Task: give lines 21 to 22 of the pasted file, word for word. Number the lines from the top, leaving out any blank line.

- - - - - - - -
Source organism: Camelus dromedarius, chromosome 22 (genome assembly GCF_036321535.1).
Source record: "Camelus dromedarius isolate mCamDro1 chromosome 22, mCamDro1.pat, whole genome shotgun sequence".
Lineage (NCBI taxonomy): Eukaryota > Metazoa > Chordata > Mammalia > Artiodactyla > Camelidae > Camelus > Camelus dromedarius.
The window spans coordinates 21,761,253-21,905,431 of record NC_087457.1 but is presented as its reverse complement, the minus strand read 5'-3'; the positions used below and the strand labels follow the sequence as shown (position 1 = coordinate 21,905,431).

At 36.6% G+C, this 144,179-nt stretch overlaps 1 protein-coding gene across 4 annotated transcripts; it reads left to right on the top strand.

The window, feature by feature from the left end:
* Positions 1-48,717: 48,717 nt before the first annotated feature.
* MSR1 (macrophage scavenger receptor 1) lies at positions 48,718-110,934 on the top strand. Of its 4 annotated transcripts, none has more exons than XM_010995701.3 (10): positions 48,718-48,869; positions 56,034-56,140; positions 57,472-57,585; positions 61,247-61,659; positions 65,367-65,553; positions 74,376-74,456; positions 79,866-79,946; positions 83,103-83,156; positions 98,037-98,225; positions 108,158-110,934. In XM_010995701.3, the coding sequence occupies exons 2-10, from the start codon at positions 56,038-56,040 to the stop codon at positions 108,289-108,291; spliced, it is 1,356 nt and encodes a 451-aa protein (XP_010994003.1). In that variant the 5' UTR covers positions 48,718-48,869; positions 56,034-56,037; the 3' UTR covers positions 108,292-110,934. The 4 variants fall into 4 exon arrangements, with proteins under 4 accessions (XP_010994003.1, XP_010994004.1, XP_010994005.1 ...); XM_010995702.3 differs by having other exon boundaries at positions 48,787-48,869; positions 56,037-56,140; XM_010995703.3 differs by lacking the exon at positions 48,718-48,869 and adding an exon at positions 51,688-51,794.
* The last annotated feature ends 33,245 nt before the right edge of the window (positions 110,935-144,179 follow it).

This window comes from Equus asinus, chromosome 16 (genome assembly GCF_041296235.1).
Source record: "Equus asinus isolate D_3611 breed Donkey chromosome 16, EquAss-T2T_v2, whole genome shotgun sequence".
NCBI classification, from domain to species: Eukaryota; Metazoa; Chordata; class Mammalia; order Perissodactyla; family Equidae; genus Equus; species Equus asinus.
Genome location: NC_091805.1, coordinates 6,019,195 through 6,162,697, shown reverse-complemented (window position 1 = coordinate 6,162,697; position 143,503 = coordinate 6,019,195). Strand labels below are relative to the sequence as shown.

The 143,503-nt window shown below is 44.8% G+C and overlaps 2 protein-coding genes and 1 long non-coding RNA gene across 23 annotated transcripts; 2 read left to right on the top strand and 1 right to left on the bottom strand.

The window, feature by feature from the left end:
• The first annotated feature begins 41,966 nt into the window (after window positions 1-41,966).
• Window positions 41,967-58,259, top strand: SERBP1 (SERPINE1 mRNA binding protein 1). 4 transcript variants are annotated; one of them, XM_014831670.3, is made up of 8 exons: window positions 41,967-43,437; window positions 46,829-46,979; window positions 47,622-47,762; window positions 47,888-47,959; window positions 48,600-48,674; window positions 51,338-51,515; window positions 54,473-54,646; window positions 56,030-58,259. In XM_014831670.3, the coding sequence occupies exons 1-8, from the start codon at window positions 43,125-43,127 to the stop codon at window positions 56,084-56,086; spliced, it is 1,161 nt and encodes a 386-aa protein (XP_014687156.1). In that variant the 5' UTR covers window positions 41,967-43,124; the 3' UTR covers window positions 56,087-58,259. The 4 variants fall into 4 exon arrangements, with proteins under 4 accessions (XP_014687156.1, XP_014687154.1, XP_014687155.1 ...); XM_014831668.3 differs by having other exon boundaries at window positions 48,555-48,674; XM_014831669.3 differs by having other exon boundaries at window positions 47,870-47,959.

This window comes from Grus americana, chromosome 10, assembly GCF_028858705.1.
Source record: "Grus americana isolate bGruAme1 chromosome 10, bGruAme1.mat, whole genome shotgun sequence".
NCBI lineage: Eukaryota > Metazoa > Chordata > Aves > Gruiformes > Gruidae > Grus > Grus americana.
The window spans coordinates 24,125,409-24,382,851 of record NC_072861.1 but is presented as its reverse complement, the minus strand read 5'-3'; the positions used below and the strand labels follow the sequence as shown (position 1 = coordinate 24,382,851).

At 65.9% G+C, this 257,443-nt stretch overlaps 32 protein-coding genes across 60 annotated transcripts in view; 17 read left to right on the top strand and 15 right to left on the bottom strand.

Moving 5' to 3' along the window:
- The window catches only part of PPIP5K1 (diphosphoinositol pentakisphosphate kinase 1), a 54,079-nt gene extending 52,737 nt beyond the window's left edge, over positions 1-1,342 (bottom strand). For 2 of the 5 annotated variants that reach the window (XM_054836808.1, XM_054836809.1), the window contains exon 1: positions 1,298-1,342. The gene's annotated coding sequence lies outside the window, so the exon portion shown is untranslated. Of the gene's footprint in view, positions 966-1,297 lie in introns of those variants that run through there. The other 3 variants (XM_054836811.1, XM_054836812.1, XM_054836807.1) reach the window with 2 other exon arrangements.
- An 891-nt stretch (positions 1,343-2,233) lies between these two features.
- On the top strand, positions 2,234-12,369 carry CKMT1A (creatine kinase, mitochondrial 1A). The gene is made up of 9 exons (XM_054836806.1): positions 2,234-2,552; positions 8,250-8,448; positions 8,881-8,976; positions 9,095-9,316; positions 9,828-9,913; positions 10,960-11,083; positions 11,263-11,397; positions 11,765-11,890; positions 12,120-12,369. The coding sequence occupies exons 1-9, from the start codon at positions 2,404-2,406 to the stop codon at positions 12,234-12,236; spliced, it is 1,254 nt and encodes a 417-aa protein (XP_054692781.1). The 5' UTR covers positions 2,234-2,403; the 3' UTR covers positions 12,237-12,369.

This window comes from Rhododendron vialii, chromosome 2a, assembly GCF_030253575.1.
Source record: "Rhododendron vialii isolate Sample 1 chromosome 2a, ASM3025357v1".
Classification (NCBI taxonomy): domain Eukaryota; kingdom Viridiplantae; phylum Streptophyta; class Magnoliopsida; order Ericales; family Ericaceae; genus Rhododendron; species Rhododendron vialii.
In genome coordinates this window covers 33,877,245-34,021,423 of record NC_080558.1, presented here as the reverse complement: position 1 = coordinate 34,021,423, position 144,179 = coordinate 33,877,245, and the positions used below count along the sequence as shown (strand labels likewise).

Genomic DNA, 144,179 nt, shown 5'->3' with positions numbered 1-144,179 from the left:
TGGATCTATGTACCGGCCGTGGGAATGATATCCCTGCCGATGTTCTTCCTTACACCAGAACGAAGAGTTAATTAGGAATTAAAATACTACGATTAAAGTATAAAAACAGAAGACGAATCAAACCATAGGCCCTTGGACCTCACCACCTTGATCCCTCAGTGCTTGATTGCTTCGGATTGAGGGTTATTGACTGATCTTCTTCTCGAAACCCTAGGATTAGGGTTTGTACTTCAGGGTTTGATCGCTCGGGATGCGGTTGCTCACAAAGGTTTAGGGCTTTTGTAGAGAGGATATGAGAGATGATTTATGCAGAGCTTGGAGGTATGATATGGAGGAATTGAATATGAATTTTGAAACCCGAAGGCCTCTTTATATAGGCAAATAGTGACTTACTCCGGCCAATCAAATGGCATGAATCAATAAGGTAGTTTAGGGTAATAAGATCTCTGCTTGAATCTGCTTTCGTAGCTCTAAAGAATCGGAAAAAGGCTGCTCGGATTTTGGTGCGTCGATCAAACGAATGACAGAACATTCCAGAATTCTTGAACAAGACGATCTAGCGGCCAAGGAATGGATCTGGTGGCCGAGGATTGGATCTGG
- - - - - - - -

The window spans coordinates 24,125,409-24,382,851 of record NC_072861.1 but is presented as its reverse complement, the minus strand read 5'-3'; the positions used below and the strand labels follow the sequence as shown (position 1 = coordinate 24,382,851).

At 65.9% G+C, this 257,443-nt stretch overlaps 32 protein-coding genes across 60 annotated transcripts in view; 17 read left to right on the top strand and 15 right to left on the bottom strand.